Afghan drops out of peace mission

Cites undue Israeli emphasis following intense debate between delegates.

breaking the ice desert, (photo credit: AP)
breaking the ice desert,
(photo credit: AP)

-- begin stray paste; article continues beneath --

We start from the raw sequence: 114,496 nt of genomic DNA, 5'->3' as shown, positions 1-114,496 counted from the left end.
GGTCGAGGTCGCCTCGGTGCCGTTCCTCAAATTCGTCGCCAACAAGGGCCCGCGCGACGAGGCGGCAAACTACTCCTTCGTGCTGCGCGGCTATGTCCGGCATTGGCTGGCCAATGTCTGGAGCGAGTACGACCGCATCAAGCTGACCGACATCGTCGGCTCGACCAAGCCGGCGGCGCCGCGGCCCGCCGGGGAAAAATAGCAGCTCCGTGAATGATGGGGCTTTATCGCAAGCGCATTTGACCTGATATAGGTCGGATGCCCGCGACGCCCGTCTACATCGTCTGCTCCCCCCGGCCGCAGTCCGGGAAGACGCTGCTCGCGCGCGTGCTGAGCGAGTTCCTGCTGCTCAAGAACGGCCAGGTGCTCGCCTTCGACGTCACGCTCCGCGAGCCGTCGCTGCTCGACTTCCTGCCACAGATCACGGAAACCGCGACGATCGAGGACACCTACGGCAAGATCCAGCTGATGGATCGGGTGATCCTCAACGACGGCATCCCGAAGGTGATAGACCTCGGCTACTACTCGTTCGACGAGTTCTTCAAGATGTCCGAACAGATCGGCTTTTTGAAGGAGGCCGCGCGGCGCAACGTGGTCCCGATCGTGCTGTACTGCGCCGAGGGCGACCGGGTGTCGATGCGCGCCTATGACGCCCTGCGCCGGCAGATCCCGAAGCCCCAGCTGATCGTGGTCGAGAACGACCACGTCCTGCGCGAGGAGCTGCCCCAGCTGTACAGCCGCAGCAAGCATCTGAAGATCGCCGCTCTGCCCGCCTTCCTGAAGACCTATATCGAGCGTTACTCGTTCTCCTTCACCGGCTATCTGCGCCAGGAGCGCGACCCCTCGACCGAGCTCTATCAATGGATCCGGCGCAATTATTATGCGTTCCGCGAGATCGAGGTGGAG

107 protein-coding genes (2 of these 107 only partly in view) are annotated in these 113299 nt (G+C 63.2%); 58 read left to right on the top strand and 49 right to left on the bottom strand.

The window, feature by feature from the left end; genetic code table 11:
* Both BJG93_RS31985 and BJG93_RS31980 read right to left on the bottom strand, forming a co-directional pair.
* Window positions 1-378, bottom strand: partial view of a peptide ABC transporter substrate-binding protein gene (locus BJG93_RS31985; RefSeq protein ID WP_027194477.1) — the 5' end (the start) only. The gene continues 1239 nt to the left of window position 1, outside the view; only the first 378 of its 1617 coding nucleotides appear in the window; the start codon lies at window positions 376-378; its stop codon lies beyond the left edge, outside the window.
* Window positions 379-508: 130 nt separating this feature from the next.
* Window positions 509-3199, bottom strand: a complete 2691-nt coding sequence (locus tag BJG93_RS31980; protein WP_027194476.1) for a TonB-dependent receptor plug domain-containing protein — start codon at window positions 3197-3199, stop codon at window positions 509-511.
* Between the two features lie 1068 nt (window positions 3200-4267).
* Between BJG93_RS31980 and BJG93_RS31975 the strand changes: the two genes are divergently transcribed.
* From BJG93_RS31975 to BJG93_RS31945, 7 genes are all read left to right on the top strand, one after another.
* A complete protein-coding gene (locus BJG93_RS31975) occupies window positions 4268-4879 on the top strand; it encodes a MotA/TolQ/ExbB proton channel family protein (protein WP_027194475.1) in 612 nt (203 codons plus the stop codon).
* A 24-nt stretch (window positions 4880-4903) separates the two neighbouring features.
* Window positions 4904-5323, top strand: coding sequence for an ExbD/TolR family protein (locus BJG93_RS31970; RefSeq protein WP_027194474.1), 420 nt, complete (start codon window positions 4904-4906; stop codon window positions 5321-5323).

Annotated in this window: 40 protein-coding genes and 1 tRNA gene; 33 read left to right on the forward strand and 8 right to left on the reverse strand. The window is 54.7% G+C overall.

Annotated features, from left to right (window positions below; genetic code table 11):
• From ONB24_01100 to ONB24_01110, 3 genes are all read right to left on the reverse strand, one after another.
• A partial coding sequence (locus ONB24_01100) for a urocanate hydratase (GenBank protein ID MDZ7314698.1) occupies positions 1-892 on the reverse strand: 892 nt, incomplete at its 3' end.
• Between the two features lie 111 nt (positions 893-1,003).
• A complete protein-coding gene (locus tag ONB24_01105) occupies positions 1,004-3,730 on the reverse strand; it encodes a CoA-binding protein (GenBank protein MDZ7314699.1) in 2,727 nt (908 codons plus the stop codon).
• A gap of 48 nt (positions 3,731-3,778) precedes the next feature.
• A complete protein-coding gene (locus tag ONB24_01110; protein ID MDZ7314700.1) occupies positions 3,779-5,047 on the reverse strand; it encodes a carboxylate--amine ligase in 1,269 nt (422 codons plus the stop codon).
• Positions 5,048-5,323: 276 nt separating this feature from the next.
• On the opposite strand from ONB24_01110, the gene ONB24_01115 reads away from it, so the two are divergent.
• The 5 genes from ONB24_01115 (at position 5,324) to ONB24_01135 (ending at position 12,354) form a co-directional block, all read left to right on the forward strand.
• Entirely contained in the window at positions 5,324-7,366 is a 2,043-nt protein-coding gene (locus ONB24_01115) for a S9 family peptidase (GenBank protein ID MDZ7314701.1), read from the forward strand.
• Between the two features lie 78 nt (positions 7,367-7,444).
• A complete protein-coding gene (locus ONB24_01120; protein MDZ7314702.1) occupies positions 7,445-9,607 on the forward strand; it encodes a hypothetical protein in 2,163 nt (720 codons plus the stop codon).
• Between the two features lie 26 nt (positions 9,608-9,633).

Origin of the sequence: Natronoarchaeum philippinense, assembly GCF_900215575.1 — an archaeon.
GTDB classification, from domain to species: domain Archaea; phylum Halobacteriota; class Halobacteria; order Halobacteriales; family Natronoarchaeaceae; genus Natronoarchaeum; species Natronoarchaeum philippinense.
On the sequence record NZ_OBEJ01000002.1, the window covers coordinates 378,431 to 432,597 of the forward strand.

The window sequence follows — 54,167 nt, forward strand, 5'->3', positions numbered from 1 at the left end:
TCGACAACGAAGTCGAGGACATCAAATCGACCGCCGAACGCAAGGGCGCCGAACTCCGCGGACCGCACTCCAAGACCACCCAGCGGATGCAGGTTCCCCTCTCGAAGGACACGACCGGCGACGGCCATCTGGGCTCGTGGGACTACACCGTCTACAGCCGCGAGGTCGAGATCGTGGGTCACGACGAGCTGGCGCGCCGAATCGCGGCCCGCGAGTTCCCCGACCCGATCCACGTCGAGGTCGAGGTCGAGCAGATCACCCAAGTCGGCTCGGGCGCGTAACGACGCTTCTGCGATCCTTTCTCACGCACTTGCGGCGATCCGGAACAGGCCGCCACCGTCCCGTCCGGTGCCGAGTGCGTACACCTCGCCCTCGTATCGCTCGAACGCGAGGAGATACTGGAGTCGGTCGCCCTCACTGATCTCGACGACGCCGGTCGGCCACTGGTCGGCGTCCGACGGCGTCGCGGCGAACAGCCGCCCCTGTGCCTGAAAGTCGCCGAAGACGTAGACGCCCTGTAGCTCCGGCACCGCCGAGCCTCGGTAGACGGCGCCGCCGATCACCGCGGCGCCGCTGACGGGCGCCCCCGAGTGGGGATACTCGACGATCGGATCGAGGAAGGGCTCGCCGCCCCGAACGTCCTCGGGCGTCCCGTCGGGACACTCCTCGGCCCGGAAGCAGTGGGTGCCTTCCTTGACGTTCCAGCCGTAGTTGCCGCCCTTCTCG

THE WESTERN DESERT PLATEAU, Egypt - Long-simmering tensions in the "Breaking the Ice" peace mission to Tripoli erupted Thursday, leading to the desertion of one group member but also producing the most intense political discussions yet to emerge from the now eight-person group pieced together from around the world. A day after being denied entry into Libya due to the presence of Israelis in its contingent and seeing its traveling plans unravel, the group splintered on where it should go. In the end, the decision was made to continue the desert trek in Egypt for the next week, before circling back and finishing the journey where it kicked off, in Jerusalem. But for Afghani participant Yahya Wardak, the grueling toll of the journey was finally too much to handle, and he announced his intention to leave the mission. Seeking to retain his presence, the group pulled off to the side of the road in the middle of the desert where a dramatic scene unfolded. As cameras rolled, the participants sat in a circle on the hard, red desert dirt and tried to convince Wardak, who was frustrated by what he felt was too much emphasis placed on bringing Israelis to Libya, to change his mind. What ensued was the type of conversation the organizers of the group have longed for since this desert trek began two weeks ago, as cultural differences, frustrations and global politics all melded into the narrative. New York Fire Department Capt. Daniel Patrick Sheridan accused Wardak of "quitting when the going got tough," and implied he noticed a similar trait in other Muslims. That prompted an impassioned plea from Iranian Neda Sarmast, who agreed with Sheridan's assessment and told Wardak that by quitting he was giving Muslims a bad reputation. "This is the problem with the Middle East. Whenever anything gets difficult we always break up and never maintain our unity," she said as Iraqi Latif Yahia sat next to her, nodding in agreement. From there, the conversation quickly turned political, leading Sheridan to mention the 343 New York firefighters, dozens of whom were his friends, who died on September 11, prompting an angry response from Yahia. 'OK, so 3,000 Americans died on 9/11," Yahia, whose sister-in-law was killed in an American bombing raid on Baghdad in 2003, said in a raised voice. "Does that give America the right to destroy my country? A hundred thousand Iraqis have died, and who is next?" Sheridan responded: "I'm just one guy, I'm not an ambassador of my country. [US President] George Bush doesn't call me when he wakes up in the morning." At one point during the shouting, US Army Col. Ray Benson went over and placed a hand on the soft-spoken Wardak's shoulder, telling him the group would miss his presence. "We want you to stay and continue to be a part of this," he said. But it was to no avail. So, one person lighter, the desert journey continued Thursday afternoon. The seven-ton fire trucks carrying the mission made their way down a two-lane barren road to the oasis of Siwa, where Alexander the Great received a fortune from an oracle, who prodded him on to conquer half the known world. Some things have changed since then and some have not. As the truck convoy stopped alongside the road so a satellite Internet connection could be hooked up for a reporter to send out a story, a camel convoy walked in the distance, probably toward the same destination. Disappointed, but not deterred, Israeli Gil Fogiel said he was still looking forward to the remainder of the expedition, even if it would not include Libya. "From the beginning [entering Libya] wasn't the sole goal and also not the important one," Fogiel said. "There are some questions we didn't dare to talk about yet and I think now, including myself, we are ready to discuss some important and interesting issues." As for Thursday's drama, Fogiel said it was healthy. "In order for every group to really work things out, you need time and detachment from everyday life. You need people to be tired and sometimes fed up with each other in order to, at the end, be real and shed all the veils." There will be time for that in Siwa, where the group plans to recuperate for the next three days from the disheartening and physically tiring 12-hour ordeal at the Libyan border.